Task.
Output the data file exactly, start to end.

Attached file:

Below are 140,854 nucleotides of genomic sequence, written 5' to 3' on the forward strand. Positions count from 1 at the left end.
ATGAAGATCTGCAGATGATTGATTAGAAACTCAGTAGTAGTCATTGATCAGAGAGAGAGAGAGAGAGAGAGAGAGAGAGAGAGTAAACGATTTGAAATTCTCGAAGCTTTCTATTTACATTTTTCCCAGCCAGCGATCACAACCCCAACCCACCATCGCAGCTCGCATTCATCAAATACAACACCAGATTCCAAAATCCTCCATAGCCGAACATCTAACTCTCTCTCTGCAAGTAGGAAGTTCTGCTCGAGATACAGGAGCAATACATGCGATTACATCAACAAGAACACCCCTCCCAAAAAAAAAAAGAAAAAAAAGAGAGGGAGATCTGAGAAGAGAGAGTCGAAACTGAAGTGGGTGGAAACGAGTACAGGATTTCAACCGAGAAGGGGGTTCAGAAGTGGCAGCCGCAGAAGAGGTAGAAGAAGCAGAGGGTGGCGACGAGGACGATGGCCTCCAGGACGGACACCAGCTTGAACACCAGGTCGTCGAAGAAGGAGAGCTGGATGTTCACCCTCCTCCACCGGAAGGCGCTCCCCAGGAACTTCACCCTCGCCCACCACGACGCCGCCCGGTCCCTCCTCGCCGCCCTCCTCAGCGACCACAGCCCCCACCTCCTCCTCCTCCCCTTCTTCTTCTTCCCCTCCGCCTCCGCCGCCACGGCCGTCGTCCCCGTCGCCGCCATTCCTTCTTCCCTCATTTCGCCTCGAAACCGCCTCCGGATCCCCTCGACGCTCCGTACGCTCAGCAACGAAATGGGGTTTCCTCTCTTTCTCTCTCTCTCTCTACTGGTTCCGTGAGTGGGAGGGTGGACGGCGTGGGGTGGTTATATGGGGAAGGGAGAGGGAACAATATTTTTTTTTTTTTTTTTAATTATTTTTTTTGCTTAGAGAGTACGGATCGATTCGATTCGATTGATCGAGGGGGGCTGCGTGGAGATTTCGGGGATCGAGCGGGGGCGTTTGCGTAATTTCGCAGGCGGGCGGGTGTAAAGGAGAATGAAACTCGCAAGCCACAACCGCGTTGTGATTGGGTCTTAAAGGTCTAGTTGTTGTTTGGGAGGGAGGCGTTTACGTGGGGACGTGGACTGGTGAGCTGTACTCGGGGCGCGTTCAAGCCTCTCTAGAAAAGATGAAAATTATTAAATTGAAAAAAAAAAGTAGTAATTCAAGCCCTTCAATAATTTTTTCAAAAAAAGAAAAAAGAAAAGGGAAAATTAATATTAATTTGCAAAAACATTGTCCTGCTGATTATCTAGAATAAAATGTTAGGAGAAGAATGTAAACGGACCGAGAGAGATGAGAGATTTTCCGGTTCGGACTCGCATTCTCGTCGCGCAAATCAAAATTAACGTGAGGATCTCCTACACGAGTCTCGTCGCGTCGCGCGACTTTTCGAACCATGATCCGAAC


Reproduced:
Below are 140,854 nucleotides of genomic sequence, written 5' to 3' on the forward strand. Positions count from 1 at the left end.
ATGAAGATCTGCAGATGATTGATTAGAAACTCAGTAGTAGTCATTGATCAGAGAGAGAGAGAGAGAGAGAGAGAGAGAGAGAGTAAACGATTTGAAATTCTCGAAGCTTTCTATTTACATTTTTCCCAGCCAGCGATCACAACCCCAACCCACCATCGCAGCTCGCATTCATCAAATACAACACCAGATTCCAAAATCCTCCATAGCCGAACATCTAACTCTCTCTCTGCAAGTAGGAAGTTCTGCTCGAGATACAGGAGCAATACATGCGATTACATCAACAAGAACACCCCTCCCAAAAAAAAAAAGAAAAAAAAGAGAGGGAGATCTGAGAAGAGAGAGTCGAAACTGAAGTGGGTGGAAACGAGTACAGGATTTCAACCGAGAAGGGGGTTCAGAAGTGGCAGCCGCAGAAGAGGTAGAAGAAGCAGAGGGTGGCGACGAGGACGATGGCCTCCAGGACGGACACCAGCTTGAACACCAGGTCGTCGAAGAAGGAGAGCTGGATGTTCACCCTCCTCCACCGGAAGGCGCTCCCCAGGAACTTCACCCTCGCCCACCACGACGCCGCCCGGTCCCTCCTCGCCGCCCTCCTCAGCGACCACAGCCCCCACCTCCTCCTCCTCCCCTTCTTCTTCTTCCCCTCCGCCTCCGCCGCCACGGCCGTCGTCCCCGTCGCCGCCATTCCTTCTTCCCTCATTTCGCCTCGAAACCGCCTCCGGATCCCCTCGACGCTCCGTACGCTCAGCAACGAAATGGGGTTTCCTCTCTTTCTCTCTCTCTCTCTACTGGTTCCGTGAGTGGGAGGGTGGACGGCGTGGGGTGGTTATATGGGGAAGGGAGAGGGAACAATATTTTTTTTTTTTTTTTTAATTATTTTTTTTGCTTAGAGAGTACGGATCGATTCGATTCGATTGATCGAGGGGGGCTGCGTGGAGATTTCGGGGATCGAGCGGGGGCGTTTGCGTAATTTCGCAGGCGGGCGGGTGTAAAGGAGAATGAAACTCGCAAGCCACAACCGCGTTGTGATTGGGTCTTAAAGGTCTAGTTGTTGTTTGGGAGGGAGGCGTTTACGTGGGGACGTGGACTGGTGAGCTGTACTCGGGGCGCGTTCAAGCCTCTCTAGAAAAGATGAAAATTATTAAATTGAAAAAAAAAAGTAGTAATTCAAGCCCTTCAATAATTTTTTCAAAAAAAGAAAAAAGAAAAGGGAAAATTAATATTAATTTGCAAAAACATTGTCCTGCTGATTATCTAGAATAAAATGTTAGGAGAAGAATGTAAACGGACCGAGAGAGATGAGAGATTTTCCGGTTCGGACTCGCATTCTCGTCGCGCAAATCAAAATTAACGTGAGGATCTCCTACACGAGTCTCGTCGCGTCGCGCGACTTTTCGAACCATGATCCGAAC